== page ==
Suicide Essays Research Papers

Suicide Essays Research Papers-17
Suicide in men has been des­cribed as a “silent epidemic.”[1] It has a disturbingly high incidence and is a major contributor to men’s mortality. In British Columbia, suicide is one of the top three causes of mortality among men aged 15 and 44.[2] Among men of all ages in Canada, suicide ranked as the seventh leading cause of death in 2007.[3] The silence surrounding suicide among men is also striking and warrants comment. Suicide in men has been described as a “silent epidemic”: epidemic because of its high incidence and substantial contribution to men’s mortality, and silent be­cause of a lack of public awareness, a paucity of explanatory research, and the reluctance of men to seek help for suicide-related concerns. Firearms legislation and reductions in firearm-related suicide deaths in New Zealand.

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But when it comes to hanging, the picture is far more complex.

For example, proportionally, women choose hanging as a method of suicide almost as frequently as men.[6] Here in British Columbia for example, hanging was the most common method of suicide for men and women in 2009, accounting for 48% and 38% of suicide deaths respectively.[2] This observation un­dermines a simplistic, dichotomous understanding of the role of methods (i.e., more lethal versus less lethal) when attempting to account for the persistent gender gap in suicide. Adolescent suicide, gender, and culture: A rate and risk factor analysis.

The broad term deliberate self-harm (DSH) is often used in the research literature to capture this range of possible actions. A global perspective in the epidemiology of suicide.

As one might expect from the suicide attempt statistics, women show much higher rates of DSH.[16] Prevention We do not fully understand the complexity of suicide, including the reasons for the gender difference in suicidal behavior.

Promising lines of research include identification of clinical indicators specifically predictive of male suicide and exploration of precipitating and predisposing factors that distinguish male suicide and account for the substantial gender disparity. Gender, gun control, suicide and homicide in Canada.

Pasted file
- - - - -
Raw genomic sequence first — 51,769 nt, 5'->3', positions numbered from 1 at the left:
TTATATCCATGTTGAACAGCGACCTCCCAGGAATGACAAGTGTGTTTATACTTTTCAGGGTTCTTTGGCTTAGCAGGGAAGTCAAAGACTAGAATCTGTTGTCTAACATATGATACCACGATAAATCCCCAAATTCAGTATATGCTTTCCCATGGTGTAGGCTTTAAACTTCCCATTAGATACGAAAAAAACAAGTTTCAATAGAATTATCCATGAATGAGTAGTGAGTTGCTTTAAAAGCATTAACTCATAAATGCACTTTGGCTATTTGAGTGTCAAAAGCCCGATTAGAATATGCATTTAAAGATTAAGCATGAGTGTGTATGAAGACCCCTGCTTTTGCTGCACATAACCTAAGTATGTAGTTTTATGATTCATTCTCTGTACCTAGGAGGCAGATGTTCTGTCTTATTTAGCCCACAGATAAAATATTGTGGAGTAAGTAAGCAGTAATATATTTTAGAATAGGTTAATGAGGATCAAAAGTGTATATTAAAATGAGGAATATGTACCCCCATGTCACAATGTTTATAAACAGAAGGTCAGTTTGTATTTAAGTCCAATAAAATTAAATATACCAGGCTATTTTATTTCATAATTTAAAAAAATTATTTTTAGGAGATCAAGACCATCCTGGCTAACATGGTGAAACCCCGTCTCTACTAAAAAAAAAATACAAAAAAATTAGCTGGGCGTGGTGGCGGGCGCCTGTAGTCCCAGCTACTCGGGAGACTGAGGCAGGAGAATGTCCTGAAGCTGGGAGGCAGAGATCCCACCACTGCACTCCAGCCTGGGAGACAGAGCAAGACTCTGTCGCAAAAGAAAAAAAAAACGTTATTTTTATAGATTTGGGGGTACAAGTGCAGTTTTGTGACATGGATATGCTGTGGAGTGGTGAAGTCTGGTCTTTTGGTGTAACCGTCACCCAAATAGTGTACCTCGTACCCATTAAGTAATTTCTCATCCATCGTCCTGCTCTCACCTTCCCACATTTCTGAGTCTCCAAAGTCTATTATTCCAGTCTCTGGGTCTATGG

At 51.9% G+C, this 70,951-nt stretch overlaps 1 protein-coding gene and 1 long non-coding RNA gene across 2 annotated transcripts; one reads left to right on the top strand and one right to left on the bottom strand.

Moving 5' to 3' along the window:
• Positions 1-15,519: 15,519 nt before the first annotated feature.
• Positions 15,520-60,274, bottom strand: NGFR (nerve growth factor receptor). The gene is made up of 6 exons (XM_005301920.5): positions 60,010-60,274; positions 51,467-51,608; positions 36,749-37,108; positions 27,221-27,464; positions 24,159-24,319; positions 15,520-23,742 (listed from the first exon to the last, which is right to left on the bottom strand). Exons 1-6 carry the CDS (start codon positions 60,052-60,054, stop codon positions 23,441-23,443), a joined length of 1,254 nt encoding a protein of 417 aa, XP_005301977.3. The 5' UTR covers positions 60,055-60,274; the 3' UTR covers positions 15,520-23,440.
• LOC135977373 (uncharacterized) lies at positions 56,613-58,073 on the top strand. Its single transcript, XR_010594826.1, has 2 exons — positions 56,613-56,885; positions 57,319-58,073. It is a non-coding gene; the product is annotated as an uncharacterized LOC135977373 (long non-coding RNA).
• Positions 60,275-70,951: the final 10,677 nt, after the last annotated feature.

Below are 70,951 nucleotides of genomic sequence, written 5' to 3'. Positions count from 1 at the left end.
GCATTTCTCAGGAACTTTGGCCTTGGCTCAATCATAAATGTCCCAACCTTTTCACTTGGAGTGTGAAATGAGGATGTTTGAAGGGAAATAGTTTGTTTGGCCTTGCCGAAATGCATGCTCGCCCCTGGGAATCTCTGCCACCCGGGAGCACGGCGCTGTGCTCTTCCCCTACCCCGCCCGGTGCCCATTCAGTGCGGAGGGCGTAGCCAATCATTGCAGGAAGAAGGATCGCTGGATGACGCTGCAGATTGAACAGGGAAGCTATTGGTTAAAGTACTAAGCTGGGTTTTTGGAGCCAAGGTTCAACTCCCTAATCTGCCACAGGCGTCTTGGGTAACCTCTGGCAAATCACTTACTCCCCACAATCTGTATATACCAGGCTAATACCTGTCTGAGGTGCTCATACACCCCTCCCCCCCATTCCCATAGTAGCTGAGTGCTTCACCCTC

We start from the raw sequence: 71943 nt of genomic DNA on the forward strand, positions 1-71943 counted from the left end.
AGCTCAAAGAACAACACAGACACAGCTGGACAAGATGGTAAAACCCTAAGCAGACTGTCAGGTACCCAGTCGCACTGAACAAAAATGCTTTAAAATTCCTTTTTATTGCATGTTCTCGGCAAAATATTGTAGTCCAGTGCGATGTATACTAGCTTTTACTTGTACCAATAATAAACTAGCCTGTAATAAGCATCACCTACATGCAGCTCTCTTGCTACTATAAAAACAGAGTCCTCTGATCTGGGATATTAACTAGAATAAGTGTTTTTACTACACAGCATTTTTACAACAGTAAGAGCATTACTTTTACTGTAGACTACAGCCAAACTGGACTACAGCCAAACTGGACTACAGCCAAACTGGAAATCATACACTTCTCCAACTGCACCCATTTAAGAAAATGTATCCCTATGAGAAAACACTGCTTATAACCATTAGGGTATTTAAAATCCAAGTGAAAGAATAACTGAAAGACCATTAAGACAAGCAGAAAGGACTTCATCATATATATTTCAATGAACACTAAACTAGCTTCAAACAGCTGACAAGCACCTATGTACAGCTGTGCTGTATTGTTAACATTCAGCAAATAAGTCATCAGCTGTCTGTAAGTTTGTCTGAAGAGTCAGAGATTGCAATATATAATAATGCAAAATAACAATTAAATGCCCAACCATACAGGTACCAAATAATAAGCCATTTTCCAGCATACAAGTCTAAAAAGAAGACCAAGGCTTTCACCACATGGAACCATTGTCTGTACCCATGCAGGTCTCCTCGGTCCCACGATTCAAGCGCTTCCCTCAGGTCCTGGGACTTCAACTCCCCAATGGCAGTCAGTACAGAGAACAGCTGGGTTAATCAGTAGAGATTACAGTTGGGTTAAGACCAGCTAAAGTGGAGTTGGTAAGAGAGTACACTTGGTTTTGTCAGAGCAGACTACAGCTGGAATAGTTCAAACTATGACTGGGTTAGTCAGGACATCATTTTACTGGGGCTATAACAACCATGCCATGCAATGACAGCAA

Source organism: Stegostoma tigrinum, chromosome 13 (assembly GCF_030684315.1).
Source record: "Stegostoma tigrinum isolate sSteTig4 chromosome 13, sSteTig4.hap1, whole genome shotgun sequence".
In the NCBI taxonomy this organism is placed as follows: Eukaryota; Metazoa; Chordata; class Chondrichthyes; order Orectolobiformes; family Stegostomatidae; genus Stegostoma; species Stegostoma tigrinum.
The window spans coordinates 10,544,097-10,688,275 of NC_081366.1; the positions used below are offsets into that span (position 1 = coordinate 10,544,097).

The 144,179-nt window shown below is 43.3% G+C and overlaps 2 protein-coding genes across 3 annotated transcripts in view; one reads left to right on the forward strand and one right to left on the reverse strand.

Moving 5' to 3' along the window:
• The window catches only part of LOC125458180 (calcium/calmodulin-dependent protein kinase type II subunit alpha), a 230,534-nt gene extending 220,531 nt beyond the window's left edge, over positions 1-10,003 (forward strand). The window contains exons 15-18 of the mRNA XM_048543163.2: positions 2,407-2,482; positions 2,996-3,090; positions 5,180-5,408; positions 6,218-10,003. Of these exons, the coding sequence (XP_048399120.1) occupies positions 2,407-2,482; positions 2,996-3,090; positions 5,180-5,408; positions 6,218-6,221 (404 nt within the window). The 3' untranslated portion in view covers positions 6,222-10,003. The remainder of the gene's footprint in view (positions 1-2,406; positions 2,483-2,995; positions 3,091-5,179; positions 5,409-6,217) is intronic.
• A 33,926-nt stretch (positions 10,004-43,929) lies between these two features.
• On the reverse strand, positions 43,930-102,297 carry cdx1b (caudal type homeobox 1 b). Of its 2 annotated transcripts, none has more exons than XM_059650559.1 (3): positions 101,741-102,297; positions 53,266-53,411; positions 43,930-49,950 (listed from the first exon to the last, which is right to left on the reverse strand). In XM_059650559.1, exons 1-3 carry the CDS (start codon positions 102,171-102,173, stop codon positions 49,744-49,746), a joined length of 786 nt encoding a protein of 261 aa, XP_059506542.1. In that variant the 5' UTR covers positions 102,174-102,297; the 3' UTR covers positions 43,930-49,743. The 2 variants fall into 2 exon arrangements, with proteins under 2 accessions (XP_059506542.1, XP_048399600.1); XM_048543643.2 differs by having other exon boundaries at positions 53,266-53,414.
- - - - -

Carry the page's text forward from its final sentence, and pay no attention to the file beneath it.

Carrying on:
Only by breaking the silence—building public awareness, refining explanatory frameworks, implementing preventive strategies, and undertaking research—will we overcome this epidemic. Magnitude of the problem Men have a shockingly high rate of death by suicide compared with wo­men. Across all countries reporting these data (except China and India) males show a suicide rate that is 3.0 to 7.5 times that of women.[10] In Canada, the male suicide rate is about three times that of women.[11] Figure 1 charts the age- and gender-specific incidence of suicide in Canada, based on data from 2001 to 2005. suicide-prevention efforts have fo­cused most heavily on the groups considered to be most at risk: teens and young adults of both genders as well as elderly white men… Suicide in the middle-adult years has not been studied as extensively.[14] It is apparent that our knowledge of men’s suicide is lagging behind changes in the age-specific incidence of this cause of death. In Canada, suicide accounts for about 10% of all PYLL for men; in BC, it accounts for about 7%.[11] We also need to look at suicide attempts to understand the gender difference in suicidal behavior. Midlife suicide: An increasing problem in US whites, 1999-2005. Al­though men die by suicide at a higher rate, women have a higher rate of attempting suicide.16 This pattern is evident among youth and persists over the lifespan.[9] The ratio between suicide attempts, based on hospitalization data, and actual suicides for men and women in Canada, is shown in Figure 2.[17] It should be noted that there is a spectrum of self-harm, ranging from acts of physical self-harm not intended to be suicidal, to acts that reflect ambivalence about dying, to acts that reflect a clear and settled intention to die. The male pattern showing a peak in suicide rate among Canadian men in their 40s and 50s is surprising in light of multinational data showing one of two patterns: a steady increase in suicide rate with age or a peak of suicide in younger age groups.[12,13] However, a change in this suicide pattern may be underway, at least in North America: Among US white men, middle age has historically been a time of relatively lower risk of completed suicide, compared with elderly men. Yet by 2005, the suicide rate of white men aged 45 to 49 years was not only higher than the rate for men aged less than 40 years but also slightly higher than the rate for men aged 70 to 74 years… When gender is addressed it is often treated as a static demographic variable as opposed to a culturally mediated social construction that intersects with other diversity markers such as race, sexual orientation, and age in highly complex ways.[8,9] Finally, given men’s general reluctance to seek help for suicide-related concerns,[7] and the stigma associated with mental health problems in general, it is no surprise that suicide among men is largely invisible. A statistical overview of the magnitude of the problem within a Canadian context reveals that suicide claims the lives of nearly 3000 men each year. Screening for suicide risk in adults: A summary of the evidence for the US Preventive Services Task Force.

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